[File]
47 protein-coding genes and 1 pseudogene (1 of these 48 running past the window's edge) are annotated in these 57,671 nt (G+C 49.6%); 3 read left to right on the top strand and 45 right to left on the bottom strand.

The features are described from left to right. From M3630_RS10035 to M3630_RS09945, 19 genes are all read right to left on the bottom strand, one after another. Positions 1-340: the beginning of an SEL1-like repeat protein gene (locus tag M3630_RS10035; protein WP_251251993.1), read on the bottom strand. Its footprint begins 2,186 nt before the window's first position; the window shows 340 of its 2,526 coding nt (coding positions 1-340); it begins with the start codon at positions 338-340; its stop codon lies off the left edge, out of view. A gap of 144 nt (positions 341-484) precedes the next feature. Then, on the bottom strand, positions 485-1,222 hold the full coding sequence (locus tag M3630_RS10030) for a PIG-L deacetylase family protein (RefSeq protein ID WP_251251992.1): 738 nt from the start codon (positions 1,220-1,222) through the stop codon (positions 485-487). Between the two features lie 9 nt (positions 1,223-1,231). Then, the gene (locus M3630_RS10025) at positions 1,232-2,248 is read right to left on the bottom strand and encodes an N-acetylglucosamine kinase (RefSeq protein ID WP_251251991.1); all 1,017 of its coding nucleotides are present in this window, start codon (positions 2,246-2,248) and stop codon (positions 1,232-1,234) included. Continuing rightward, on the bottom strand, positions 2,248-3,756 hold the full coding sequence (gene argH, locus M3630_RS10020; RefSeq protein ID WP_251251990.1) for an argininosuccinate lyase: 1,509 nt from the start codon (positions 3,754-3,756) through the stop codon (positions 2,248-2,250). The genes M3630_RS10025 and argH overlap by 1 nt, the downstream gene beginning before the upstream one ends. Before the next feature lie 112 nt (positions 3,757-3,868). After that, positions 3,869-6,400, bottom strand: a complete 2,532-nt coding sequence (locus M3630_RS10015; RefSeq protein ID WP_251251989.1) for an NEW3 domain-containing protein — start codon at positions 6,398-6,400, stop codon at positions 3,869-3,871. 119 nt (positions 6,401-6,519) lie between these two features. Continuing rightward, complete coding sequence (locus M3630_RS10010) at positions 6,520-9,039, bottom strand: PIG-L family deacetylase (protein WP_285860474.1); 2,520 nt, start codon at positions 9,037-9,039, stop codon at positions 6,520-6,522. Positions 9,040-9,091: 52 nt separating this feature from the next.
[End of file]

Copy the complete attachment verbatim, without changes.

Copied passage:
47 protein-coding genes and 1 pseudogene (1 of these 48 running past the window's edge) are annotated in these 57,671 nt (G+C 49.6%); 3 read left to right on the top strand and 45 right to left on the bottom strand.

The features are described from left to right. From M3630_RS10035 to M3630_RS09945, 19 genes are all read right to left on the bottom strand, one after another. Positions 1-340: the beginning of an SEL1-like repeat protein gene (locus tag M3630_RS10035; protein WP_251251993.1), read on the bottom strand. Its footprint begins 2,186 nt before the window's first position; the window shows 340 of its 2,526 coding nt (coding positions 1-340); it begins with the start codon at positions 338-340; its stop codon lies off the left edge, out of view. A gap of 144 nt (positions 341-484) precedes the next feature. Then, on the bottom strand, positions 485-1,222 hold the full coding sequence (locus tag M3630_RS10030) for a PIG-L deacetylase family protein (RefSeq protein ID WP_251251992.1): 738 nt from the start codon (positions 1,220-1,222) through the stop codon (positions 485-487). Between the two features lie 9 nt (positions 1,223-1,231). Then, the gene (locus M3630_RS10025) at positions 1,232-2,248 is read right to left on the bottom strand and encodes an N-acetylglucosamine kinase (RefSeq protein ID WP_251251991.1); all 1,017 of its coding nucleotides are present in this window, start codon (positions 2,246-2,248) and stop codon (positions 1,232-1,234) included. Continuing rightward, on the bottom strand, positions 2,248-3,756 hold the full coding sequence (gene argH, locus M3630_RS10020; RefSeq protein ID WP_251251990.1) for an argininosuccinate lyase: 1,509 nt from the start codon (positions 3,754-3,756) through the stop codon (positions 2,248-2,250). The genes M3630_RS10025 and argH overlap by 1 nt, the downstream gene beginning before the upstream one ends. Before the next feature lie 112 nt (positions 3,757-3,868). After that, positions 3,869-6,400, bottom strand: a complete 2,532-nt coding sequence (locus M3630_RS10015; RefSeq protein ID WP_251251989.1) for an NEW3 domain-containing protein — start codon at positions 6,398-6,400, stop codon at positions 3,869-3,871. 119 nt (positions 6,401-6,519) lie between these two features. Continuing rightward, complete coding sequence (locus M3630_RS10010) at positions 6,520-9,039, bottom strand: PIG-L family deacetylase (protein WP_285860474.1); 2,520 nt, start codon at positions 9,037-9,039, stop codon at positions 6,520-6,522. Positions 9,040-9,091: 52 nt separating this feature from the next.